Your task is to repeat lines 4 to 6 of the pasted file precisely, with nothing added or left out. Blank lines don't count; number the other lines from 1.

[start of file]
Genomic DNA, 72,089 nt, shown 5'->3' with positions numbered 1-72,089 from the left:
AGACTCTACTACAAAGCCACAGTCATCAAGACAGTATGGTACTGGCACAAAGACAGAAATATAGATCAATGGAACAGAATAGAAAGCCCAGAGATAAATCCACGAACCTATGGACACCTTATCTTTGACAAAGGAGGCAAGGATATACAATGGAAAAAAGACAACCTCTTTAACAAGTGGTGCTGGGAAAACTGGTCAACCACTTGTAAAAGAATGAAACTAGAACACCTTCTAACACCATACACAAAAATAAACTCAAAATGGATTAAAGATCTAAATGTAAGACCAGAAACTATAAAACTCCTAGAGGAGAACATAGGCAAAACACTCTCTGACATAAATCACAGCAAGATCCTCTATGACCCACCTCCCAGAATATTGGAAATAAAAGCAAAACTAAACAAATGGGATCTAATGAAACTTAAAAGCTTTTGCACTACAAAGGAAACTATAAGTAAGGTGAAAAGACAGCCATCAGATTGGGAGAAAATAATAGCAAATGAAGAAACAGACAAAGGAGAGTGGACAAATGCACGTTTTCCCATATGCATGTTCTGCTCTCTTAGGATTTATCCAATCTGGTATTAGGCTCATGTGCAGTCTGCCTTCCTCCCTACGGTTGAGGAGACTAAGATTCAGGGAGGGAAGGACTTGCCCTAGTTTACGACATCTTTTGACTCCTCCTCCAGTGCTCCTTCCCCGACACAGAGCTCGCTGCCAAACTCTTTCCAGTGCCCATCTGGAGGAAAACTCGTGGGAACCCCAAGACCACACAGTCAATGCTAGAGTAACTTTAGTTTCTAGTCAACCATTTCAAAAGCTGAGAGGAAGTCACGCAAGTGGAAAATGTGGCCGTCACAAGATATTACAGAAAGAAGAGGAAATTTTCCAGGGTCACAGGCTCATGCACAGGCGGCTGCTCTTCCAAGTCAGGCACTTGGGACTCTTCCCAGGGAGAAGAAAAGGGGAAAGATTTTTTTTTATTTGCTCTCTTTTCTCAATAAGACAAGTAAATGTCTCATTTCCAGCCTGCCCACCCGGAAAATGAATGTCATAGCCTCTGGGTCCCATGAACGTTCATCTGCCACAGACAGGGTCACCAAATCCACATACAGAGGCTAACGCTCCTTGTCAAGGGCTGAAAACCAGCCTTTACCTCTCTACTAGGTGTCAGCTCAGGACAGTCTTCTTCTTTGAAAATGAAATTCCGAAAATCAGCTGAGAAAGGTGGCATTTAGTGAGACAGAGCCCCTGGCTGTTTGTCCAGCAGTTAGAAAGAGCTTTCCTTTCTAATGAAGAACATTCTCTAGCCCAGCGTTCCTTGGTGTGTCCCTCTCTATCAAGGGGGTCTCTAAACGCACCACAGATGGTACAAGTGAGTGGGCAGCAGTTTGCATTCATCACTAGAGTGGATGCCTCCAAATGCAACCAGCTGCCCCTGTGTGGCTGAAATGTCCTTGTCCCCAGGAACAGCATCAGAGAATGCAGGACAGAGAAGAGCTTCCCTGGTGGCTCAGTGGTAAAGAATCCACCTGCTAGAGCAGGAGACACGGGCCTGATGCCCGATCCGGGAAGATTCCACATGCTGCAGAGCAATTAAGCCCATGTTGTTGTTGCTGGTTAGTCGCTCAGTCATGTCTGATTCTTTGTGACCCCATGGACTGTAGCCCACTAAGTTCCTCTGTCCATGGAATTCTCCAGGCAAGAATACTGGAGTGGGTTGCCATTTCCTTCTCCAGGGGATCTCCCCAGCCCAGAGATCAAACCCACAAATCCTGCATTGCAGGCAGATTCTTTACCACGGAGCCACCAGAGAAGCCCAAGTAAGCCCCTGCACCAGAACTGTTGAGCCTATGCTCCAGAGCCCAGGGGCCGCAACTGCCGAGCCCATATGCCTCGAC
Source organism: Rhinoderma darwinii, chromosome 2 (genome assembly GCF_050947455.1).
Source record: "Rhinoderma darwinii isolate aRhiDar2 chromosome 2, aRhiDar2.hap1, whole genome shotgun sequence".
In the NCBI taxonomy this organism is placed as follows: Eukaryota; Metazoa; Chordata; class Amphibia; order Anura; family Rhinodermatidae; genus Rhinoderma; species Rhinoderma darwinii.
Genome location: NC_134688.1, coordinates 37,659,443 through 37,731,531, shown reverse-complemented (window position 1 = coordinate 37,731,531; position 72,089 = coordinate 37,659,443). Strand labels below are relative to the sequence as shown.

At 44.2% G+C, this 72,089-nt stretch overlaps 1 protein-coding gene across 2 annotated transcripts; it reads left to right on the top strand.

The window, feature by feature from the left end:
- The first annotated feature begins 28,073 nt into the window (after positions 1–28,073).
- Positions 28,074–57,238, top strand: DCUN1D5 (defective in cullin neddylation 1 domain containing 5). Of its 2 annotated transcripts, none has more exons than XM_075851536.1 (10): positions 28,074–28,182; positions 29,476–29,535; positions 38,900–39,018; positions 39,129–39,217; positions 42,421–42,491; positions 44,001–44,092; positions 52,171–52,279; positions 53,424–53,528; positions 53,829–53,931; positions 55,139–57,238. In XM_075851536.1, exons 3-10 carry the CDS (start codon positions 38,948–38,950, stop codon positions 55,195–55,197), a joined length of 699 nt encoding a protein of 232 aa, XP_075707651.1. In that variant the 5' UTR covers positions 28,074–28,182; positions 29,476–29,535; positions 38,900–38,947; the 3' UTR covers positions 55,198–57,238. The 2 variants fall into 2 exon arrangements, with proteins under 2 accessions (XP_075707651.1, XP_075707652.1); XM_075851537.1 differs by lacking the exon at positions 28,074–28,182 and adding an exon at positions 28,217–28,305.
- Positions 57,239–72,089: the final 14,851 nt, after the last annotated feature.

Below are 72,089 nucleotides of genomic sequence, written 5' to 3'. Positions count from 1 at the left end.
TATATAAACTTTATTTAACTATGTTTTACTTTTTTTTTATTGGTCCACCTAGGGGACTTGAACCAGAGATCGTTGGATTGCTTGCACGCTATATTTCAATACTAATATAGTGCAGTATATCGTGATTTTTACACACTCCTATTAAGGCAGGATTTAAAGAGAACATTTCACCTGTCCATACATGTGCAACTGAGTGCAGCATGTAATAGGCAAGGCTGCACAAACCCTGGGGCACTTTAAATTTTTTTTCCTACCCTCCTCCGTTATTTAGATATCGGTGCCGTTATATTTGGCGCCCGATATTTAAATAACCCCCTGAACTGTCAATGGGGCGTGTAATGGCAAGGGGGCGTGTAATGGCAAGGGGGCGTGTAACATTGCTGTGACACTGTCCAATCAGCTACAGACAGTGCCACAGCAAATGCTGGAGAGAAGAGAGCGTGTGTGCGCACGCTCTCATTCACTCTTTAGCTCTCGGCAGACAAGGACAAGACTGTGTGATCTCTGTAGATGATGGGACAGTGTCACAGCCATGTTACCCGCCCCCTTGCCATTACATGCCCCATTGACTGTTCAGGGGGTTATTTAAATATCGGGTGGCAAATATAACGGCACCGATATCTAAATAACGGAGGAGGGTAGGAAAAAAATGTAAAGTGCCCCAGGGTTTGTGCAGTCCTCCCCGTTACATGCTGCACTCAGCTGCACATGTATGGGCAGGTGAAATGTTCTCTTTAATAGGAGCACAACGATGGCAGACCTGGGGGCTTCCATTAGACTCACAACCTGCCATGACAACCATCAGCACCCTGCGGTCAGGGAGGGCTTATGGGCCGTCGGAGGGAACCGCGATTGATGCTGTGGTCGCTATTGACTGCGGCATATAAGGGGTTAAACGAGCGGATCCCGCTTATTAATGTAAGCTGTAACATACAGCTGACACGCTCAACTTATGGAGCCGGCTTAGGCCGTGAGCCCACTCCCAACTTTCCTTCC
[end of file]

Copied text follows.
Source record: "Rhinoderma darwinii isolate aRhiDar2 chromosome 2, aRhiDar2.hap1, whole genome shotgun sequence".
In the NCBI taxonomy this organism is placed as follows: Eukaryota; Metazoa; Chordata; class Amphibia; order Anura; family Rhinodermatidae; genus Rhinoderma; species Rhinoderma darwinii.
Genome location: NC_134688.1, coordinates 37,659,443 through 37,731,531, shown reverse-complemented (window position 1 = coordinate 37,731,531; position 72,089 = coordinate 37,659,443). Strand labels below are relative to the sequence as shown.